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Neurobiol Learn Mem. 2000 May;73(3):258-73.

Appetitive learning using visual conditioned stimuli in the pond snail, lymnaea.

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Sussex Centre for Neuroscience, University of Sussex, Brighton, BN1 9QG, United Kingdom.


Feeding can be conditioned in the pond snail Lymnaea stagnalis to two different visual stimuli (a black panel or a 5-mm black and white check surround) by pairing the potential conditioned stimulus (CS) with sucrose. Exclusion of chemical cues (associated with differences between the water in home tank and that in training apparatus) that could serve as CS is important for successful visual conditioning. A featureless gray surround, used as an alternative to the check (to which it was matched in luminance) in counterbalanced training designs, was discriminated from the check, showing that resolution (for which the eyes would be necessary) was occurring. The gray surround was largely ineffective as a CS. Single-trial learning was possible with the black panel, but not with the check; it is argued that this may be due to lack of prior experience of stimuli like the check. Conditioning of feeding has now been obtained in Lymnaea to chemical, tactile, and visual cues, opening the way to comparative studies of the neural circuitry underlying appetitive conditioning in different senses, so far explored in Lymnaea only for tactile CS. Such comparative studies are as yet largely lacking in invertebrates.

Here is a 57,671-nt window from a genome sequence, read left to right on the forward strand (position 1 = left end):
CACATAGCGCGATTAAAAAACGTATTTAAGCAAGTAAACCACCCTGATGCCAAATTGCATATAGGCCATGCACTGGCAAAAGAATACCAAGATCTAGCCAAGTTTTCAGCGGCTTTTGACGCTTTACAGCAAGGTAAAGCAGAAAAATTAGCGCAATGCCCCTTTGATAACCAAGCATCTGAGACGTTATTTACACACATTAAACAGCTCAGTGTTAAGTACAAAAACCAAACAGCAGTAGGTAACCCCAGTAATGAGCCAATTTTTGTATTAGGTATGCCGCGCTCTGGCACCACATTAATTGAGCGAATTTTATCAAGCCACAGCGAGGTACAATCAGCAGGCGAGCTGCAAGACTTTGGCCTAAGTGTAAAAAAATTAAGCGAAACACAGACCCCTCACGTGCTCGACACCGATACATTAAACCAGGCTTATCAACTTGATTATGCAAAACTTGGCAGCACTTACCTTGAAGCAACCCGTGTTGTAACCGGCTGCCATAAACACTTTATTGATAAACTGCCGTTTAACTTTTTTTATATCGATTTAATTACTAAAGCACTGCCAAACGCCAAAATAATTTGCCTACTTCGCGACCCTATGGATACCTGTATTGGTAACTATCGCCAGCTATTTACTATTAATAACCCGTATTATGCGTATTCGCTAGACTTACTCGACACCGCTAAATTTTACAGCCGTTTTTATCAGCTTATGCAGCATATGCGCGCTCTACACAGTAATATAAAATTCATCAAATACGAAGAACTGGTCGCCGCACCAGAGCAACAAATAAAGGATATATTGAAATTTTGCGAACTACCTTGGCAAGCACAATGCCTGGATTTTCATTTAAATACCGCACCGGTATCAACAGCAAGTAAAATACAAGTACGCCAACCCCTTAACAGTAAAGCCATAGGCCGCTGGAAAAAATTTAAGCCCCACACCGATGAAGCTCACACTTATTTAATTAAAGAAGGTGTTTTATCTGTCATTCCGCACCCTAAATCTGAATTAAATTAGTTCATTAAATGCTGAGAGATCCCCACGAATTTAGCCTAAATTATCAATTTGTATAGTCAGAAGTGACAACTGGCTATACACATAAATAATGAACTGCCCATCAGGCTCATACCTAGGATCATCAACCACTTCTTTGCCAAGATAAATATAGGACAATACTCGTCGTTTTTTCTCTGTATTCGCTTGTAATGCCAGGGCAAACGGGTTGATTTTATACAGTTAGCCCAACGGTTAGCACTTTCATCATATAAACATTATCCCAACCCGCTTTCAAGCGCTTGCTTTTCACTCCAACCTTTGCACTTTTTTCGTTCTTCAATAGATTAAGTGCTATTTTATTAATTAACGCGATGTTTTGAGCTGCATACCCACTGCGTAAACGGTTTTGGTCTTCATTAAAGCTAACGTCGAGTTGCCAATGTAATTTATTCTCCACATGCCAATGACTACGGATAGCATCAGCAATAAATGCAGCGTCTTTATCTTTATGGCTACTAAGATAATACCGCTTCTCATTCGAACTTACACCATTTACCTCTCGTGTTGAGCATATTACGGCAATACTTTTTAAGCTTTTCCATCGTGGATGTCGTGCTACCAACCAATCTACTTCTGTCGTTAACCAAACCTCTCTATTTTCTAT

[Indexed for MEDLINE]

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